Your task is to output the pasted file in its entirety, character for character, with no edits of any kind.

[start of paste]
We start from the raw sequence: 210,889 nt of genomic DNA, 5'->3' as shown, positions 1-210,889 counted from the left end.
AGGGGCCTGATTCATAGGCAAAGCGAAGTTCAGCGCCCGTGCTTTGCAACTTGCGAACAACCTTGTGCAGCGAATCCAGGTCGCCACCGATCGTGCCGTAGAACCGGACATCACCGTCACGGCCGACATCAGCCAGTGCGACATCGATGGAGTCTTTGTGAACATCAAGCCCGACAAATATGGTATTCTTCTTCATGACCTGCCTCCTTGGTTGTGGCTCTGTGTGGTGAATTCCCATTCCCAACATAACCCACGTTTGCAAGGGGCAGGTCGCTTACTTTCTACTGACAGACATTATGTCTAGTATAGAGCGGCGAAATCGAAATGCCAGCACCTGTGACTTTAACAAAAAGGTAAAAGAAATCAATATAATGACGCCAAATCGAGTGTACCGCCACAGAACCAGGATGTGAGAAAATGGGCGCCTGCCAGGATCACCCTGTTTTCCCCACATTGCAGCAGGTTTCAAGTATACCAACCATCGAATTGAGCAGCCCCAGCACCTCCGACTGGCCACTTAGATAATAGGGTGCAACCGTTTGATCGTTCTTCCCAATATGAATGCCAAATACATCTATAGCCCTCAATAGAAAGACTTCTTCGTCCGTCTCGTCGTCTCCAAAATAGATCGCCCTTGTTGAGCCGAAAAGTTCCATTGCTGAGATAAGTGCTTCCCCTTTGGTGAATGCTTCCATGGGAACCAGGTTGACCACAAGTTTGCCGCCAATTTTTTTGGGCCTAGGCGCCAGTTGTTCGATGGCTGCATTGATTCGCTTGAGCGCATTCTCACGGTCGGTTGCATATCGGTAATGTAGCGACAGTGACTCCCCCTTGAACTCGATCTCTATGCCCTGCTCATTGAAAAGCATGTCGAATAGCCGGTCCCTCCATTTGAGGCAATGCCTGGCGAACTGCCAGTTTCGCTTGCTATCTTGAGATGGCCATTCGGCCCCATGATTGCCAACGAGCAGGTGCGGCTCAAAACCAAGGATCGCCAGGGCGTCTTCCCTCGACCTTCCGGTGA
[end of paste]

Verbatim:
We start from the raw sequence: 210,889 nt of genomic DNA, 5'->3' as shown, positions 1-210,889 counted from the left end.
AGGGGCCTGATTCATAGGCAAAGCGAAGTTCAGCGCCCGTGCTTTGCAACTTGCGAACAACCTTGTGCAGCGAATCCAGGTCGCCACCGATCGTGCCGTAGAACCGGACATCACCGTCACGGCCGACATCAGCCAGTGCGACATCGATGGAGTCTTTGTGAACATCAAGCCCGACAAATATGGTATTCTTCTTCATGACCTGCCTCCTTGGTTGTGGCTCTGTGTGGTGAATTCCCATTCCCAACATAACCCACGTTTGCAAGGGGCAGGTCGCTTACTTTCTACTGACAGACATTATGTCTAGTATAGAGCGGCGAAATCGAAATGCCAGCACCTGTGACTTTAACAAAAAGGTAAAAGAAATCAATATAATGACGCCAAATCGAGTGTACCGCCACAGAACCAGGATGTGAGAAAATGGGCGCCTGCCAGGATCACCCTGTTTTCCCCACATTGCAGCAGGTTTCAAGTATACCAACCATCGAATTGAGCAGCCCCAGCACCTCCGACTGGCCACTTAGATAATAGGGTGCAACCGTTTGATCGTTCTTCCCAATATGAATGCCAAATACATCTATAGCCCTCAATAGAAAGACTTCTTCGTCCGTCTCGTCGTCTCCAAAATAGATCGCCCTTGTTGAGCCGAAAAGTTCCATTGCTGAGATAAGTGCTTCCCCTTTGGTGAATGCTTCCATGGGAACCAGGTTGACCACAAGTTTGCCGCCAATTTTTTTGGGCCTAGGCGCCAGTTGTTCGATGGCTGCATTGATTCGCTTGAGCGCATTCTCACGGTCGGTTGCATATCGGTAATGTAGCGACAGTGACTCCCCCTTGAACTCGATCTCTATGCCCTGCTCATTGAAAAGCATGTCGAATAGCCGGTCCCTCCATTTGAGGCAATGCCTGGCGAACTGCCAGTTTCGCTTGCTATCTTGAGATGGCCATTCGGCCCCATGATTGCCAACGAGCAGGTGCGGCTCAAAACCAAGGATCGCCAGGGCGTCTTCCCTCGACCTTCCGGTGA